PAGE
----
Do You Act Like a Puffer Fish?

Have you ever seen a Puffer Fish? They’re unimpressive little fish who blow themselves up to big, round, scary-looking creatures when they feel threatened. Some people do a pretty good imitation of the little Puffer when they feel threatened, too.

People who feel inadequate and insecure often try to compensate by trying to appear more significant than they feel. They may brag or exaggerate about what they’ve accomplished or who they know. They demand attention and often interpret other people’s actions or opinions as personal offenses. They often put down other people in order to make themselves feel better. Overcompensating for feelings of inadequacy has actually become a rather popular pastime as social media has greatly expanded the opportunity for people to be puffed up about something and elicit support, sympathy and attention. It feels safer to express anger to the world than to speak face to face with a perceived offender.

Offline and in person, most of us don’t enjoy being around someone who’s puffing themselves up. So, how do we deal with it? The most helpful tool is to remember that puffed-up people are most likely defending themselves because they feel inadequate, self-conscious or helpless. When someone’s bragging, remember they’re exposing their need for affirmation and significance. If they make grandiose claims about their accomplishments, resist the urge to cut them down to size and find something you can genuinely compliment. Focus on being truthful, accurate and kind. Comments like, “It sounds like you really worked hard on that project,” or “I’m sure your team appreciated your contribution,” will convey that you are listening and that you care. When you consistently assure them that you appreciate them and what they do, their need to brag will be decreased.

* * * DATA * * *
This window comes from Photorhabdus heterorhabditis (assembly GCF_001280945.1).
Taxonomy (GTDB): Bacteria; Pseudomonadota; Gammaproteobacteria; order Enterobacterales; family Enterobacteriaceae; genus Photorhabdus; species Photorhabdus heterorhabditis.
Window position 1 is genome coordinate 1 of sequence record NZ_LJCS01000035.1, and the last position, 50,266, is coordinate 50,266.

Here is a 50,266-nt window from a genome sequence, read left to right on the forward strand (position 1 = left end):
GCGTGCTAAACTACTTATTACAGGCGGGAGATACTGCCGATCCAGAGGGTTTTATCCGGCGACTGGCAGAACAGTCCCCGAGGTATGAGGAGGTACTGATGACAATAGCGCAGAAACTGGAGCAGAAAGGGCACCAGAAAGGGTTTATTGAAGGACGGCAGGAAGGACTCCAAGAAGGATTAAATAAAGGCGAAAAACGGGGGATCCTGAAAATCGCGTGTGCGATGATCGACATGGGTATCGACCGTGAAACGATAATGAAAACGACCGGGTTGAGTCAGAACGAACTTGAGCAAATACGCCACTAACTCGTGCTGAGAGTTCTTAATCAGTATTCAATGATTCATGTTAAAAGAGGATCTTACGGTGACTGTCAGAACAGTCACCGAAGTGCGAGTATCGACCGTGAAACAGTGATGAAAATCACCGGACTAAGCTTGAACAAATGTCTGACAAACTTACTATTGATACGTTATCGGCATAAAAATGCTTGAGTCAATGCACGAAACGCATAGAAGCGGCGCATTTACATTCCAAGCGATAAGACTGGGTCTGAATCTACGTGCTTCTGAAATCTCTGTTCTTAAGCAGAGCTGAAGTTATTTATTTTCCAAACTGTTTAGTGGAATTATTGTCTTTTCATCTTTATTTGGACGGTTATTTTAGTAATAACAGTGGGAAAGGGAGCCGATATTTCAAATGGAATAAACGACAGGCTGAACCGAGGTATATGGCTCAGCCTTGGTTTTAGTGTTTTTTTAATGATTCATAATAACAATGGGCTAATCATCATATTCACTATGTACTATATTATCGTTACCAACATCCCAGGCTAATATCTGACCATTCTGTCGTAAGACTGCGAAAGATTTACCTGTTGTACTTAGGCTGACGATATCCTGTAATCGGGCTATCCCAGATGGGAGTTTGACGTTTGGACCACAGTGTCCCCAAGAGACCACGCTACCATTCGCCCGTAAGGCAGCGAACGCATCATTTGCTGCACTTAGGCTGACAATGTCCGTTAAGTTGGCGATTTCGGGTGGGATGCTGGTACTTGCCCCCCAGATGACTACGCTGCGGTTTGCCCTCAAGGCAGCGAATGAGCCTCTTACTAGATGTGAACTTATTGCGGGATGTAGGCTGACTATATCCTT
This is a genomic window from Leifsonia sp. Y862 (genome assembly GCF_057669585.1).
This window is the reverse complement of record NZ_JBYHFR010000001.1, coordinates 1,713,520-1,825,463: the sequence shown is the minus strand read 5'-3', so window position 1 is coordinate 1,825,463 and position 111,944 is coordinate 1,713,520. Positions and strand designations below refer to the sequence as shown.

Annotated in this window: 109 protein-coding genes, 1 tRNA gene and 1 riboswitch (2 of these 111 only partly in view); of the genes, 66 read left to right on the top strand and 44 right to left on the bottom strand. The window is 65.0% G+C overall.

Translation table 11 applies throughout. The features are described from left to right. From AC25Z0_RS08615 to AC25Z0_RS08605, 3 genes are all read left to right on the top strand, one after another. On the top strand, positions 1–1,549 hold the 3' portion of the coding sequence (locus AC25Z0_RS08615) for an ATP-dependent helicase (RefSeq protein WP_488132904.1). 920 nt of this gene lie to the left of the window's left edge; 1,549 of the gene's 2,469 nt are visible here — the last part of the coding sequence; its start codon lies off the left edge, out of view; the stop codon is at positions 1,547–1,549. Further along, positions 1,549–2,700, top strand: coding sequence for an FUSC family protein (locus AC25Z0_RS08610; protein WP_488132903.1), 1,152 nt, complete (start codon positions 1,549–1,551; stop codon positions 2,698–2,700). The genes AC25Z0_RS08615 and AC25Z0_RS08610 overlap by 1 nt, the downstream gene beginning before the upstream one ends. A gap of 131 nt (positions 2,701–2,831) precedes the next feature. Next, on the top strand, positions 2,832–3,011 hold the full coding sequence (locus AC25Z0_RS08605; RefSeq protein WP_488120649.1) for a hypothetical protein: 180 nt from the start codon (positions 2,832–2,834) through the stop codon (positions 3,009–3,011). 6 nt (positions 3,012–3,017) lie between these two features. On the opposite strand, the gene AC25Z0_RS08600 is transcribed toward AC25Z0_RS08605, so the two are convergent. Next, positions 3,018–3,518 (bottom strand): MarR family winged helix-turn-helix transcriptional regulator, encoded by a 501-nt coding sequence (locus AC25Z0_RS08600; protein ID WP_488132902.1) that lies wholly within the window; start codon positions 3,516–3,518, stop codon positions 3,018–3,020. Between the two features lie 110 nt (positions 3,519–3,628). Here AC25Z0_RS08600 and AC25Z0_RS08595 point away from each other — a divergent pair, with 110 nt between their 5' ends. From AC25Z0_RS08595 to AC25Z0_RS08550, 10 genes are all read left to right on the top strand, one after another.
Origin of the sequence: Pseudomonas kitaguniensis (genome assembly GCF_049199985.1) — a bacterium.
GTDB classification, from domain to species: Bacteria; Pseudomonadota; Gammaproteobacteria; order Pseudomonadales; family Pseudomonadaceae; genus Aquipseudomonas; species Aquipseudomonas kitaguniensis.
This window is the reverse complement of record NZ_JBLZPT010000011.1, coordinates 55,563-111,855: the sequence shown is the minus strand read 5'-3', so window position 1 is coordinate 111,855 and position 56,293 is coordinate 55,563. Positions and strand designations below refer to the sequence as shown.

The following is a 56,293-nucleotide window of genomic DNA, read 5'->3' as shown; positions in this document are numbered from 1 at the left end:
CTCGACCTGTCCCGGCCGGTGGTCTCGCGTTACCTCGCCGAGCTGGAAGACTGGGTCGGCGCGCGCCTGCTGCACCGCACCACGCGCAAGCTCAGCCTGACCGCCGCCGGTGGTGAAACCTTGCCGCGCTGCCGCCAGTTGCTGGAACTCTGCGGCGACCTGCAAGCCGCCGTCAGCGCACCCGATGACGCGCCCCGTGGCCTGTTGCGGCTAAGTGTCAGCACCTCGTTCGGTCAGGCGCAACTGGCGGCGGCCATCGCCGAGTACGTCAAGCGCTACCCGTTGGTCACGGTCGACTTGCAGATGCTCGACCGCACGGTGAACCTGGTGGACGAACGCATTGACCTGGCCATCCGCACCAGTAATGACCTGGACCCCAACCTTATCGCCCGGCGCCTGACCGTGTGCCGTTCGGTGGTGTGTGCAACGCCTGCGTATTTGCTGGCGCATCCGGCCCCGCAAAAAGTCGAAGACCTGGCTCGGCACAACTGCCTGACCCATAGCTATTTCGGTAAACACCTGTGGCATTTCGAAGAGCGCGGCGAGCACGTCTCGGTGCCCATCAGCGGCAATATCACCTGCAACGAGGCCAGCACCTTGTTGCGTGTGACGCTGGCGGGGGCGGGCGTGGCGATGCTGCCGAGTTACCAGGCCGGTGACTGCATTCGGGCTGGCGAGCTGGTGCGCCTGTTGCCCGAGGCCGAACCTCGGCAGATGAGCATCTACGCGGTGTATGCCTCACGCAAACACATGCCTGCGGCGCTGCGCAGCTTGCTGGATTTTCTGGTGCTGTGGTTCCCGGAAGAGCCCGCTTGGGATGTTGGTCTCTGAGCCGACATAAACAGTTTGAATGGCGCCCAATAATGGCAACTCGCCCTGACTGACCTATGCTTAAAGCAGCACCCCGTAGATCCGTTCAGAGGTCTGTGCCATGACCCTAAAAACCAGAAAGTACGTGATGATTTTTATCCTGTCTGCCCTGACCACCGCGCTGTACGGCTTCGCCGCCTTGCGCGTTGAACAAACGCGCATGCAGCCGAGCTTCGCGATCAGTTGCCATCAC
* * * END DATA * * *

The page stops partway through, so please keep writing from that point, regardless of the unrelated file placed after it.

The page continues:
While we wish we could make other people stop acting a certain way, the change agent is often how we choose to respond. When you see your role in the Puffer’s life as an encourager, you may help them become more confident. When the Puffer in your life begins to relax and be more “real,” you might find that you’ve made a good friend.

Relationships are more comfortable and enjoyable if we can all swim together instead of puffing up and bumping into one another. The truth is, we all puff up at times when we feel threatened, so let’s give one another some extra grace as we navigate the currents of life together!

Live, Work & Relate Well!

Dr. Todd


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